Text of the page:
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Best Practices

Ensure You Have Proper Insurance to Protect Everyone’s Funds

March 21, 2013

By Garry Wolff

In these days, every title order counts and everyone is vigorously competing for the next order, with many title companies claiming to provide their customers and the ultimate consumer with quality service.

So, what is quality service? It’s understood that quality service can be viewed and defined in many ways; however, the underlying principle remains constant. Quality service is only achieved when a company meets or exceeds its clients expectations.

Now, due to the nature of the title industry’s business—which includes closing/escrow services, the handling of substantial money and providing professional services—possessing the necessary business insurances that will adequately protect the title company and its clients. These should be fundamentally included when defining one’s quality service.

If you question whether protection should be an element of quality service, then please take a few minutes and ask several real estate professionals and consumers if they would mind doing business with a title company that didn’t have the necessary business insurance to protect everyone’s money and safeguard their real estate transactions. What do you think their responses and expectations are going to be?

It was surprising to learn after reviewing “The First Title Agent Licensing Manual,” published by Mandrien Consulting Group in 2011, that many states do not require a licensed title company to possess much, if any, form of business insurance. I was equally surprised after reading The Title Report’s 2011 special edition “Voice Of The Title Agent,” that many title companies actually do not possess the necessary business insurance needed to adequately protect themselves, their customers and the ultimate consumers. It was quite apparent that many title companies didn’t understand the requirement to meet or exceed the expectations of their clients and the ultimate consumer when they defined what “quality service” meant to them.

Such protection can be accomplished by acquiring an adequate amount of fidelity, crime, general business liability, professional liability and any other form of insurance that will provide sufficient protection to all parties to the real estate transaction. Remember that consumers are entrusting a title company with their monies and their largest single financial investment —their home. Likewise, real estate professionals (i.e., real estate brokers and mortgage loan originators) are relying on a title company to protect their livelihood.

Now that you understand that quality service is inclusive of various financial and professional protections that everyone expects, let’s move our attention to a marketing strategy that will effectively communicate and promote your company’s quality service over your competition

Developing a marketing strategy based on quality service must integrate a new dynamic of actually selling your services to a real estate professional who typically has no fiduciary responsibility in looking out for the consumer’s best interests when recommending a title company. When marketing your company’s quality service, it’s important to communicate effectively and promote the differences in a manner that will cause a real estate professional to question if everyone’s money is protected and if the real estate transaction is safeguarded to everyone’s benefit, including the real estate professional’s interests.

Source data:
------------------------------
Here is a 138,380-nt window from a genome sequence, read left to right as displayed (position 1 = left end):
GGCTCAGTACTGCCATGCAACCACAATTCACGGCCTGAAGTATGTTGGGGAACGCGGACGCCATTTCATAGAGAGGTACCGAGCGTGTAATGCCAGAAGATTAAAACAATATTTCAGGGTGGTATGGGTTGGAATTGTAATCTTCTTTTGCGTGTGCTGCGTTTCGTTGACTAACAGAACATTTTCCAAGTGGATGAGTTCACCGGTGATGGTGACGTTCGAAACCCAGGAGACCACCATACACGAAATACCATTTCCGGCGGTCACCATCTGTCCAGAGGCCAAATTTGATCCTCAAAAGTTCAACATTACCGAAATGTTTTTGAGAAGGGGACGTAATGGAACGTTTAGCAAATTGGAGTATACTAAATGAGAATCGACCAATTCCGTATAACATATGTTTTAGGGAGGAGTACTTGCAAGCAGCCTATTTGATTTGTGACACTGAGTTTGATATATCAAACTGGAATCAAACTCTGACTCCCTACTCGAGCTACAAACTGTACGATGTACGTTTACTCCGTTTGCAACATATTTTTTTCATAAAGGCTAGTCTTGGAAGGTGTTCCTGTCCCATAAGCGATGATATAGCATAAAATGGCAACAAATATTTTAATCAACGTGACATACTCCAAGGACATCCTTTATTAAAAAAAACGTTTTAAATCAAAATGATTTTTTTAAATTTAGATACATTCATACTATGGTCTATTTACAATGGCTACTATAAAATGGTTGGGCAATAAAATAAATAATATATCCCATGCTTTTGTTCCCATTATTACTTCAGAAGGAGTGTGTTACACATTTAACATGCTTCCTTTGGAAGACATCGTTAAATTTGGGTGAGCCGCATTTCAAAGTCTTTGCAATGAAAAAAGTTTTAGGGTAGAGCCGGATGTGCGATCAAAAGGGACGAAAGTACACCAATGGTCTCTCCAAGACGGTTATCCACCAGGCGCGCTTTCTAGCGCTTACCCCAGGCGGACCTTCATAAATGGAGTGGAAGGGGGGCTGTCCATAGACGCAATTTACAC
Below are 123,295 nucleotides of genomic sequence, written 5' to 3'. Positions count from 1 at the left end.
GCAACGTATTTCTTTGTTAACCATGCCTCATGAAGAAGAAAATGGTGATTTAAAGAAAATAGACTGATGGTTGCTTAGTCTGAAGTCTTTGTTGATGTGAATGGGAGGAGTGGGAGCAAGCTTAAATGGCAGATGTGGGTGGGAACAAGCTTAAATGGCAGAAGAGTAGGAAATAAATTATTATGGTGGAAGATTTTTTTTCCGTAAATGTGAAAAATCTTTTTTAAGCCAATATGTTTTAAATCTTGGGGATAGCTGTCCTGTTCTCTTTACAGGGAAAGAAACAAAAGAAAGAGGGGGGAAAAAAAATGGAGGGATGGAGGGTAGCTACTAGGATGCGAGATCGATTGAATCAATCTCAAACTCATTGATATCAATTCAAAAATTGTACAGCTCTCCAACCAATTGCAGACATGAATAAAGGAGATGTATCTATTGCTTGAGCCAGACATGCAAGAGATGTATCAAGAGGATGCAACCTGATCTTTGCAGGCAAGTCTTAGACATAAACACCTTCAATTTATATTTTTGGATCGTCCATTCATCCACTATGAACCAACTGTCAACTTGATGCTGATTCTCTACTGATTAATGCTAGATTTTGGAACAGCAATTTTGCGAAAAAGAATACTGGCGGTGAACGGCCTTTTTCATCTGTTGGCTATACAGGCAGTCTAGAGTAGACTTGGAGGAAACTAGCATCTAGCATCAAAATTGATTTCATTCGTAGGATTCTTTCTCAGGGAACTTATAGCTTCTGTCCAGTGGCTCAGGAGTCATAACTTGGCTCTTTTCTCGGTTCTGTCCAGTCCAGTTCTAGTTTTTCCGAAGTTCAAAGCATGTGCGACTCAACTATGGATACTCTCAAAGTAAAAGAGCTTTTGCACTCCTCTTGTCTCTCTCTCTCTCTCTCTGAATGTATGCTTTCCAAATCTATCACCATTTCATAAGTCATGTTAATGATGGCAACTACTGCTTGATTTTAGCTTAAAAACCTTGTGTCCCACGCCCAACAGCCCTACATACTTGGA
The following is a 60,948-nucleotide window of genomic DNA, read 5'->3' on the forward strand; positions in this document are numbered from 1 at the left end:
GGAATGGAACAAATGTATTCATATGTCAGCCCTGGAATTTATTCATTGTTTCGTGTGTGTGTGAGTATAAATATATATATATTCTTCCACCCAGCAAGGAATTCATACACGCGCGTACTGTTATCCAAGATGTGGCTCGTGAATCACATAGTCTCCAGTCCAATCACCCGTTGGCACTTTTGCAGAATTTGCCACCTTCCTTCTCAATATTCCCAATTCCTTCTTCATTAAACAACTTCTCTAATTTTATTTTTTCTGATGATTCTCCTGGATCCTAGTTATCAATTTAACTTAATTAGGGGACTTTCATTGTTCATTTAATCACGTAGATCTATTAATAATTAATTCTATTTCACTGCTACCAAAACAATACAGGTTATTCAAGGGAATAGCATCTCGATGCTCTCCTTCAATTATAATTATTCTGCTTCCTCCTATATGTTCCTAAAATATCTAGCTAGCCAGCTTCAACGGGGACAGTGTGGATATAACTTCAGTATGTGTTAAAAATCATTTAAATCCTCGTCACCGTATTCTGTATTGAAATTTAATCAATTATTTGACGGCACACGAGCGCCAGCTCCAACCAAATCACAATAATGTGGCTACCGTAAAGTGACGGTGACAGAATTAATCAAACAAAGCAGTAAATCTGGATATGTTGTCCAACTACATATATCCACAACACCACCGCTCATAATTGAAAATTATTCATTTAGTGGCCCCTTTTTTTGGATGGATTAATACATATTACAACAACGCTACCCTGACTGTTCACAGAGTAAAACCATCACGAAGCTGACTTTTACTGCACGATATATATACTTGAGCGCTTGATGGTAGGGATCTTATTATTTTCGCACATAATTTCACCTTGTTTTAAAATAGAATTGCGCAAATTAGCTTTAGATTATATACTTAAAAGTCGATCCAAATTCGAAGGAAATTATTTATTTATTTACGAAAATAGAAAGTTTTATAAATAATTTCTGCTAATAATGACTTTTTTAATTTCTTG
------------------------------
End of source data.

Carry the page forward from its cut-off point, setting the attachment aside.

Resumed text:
Your company’s marketing material and website should promote and show evidence of your business insurance, which should be used to create an obvious question and concern in the minds of real estate professionals so they will compare the differences with their recommended title company. In addition, your messaging should also promote your business insurance to your customers and the ultimate consumer in re-establishing the value of your company and the services provided by the title industry.

A word of caution: Be aware that many title companies may not carry the necessary business insurance and may try to stand behind the protections afforded by a Closing Protection Letter (CPL) issued by their underwriter, if the use of such CPLs are permitted by state law. In addition, some states may have a statutory guaranty fund established to protect the insured.

It should be noted that many CPLs and state guaranty funds may be limited in their protections/assurances and should not be relied upon as a substitute for the title company’s primary business insurance.

The title industry continues to be exposed to a financial nightmare of fraud, theft and agent defalcations. The industry is now aggressively trying to remedy the situation by educating title companies on how to better protect themselves. Likewise, the industry also needs to focus on how title companies can better protect their customers and the ultimate consumers by incorporating a re-defined version of quality service.

In summary, if your company already has the necessary business insurance in place that’s great. If so, go out and promote your quality service over the competition. If not, call up your insurance broker and get the necessary coverage so you too can offer quality service.

Garry Wolff is owner of TI Services LLC, a title insurance consulting and services provider. He can be reached at gswolff@tiservicesllc.com or 303-795-1667.



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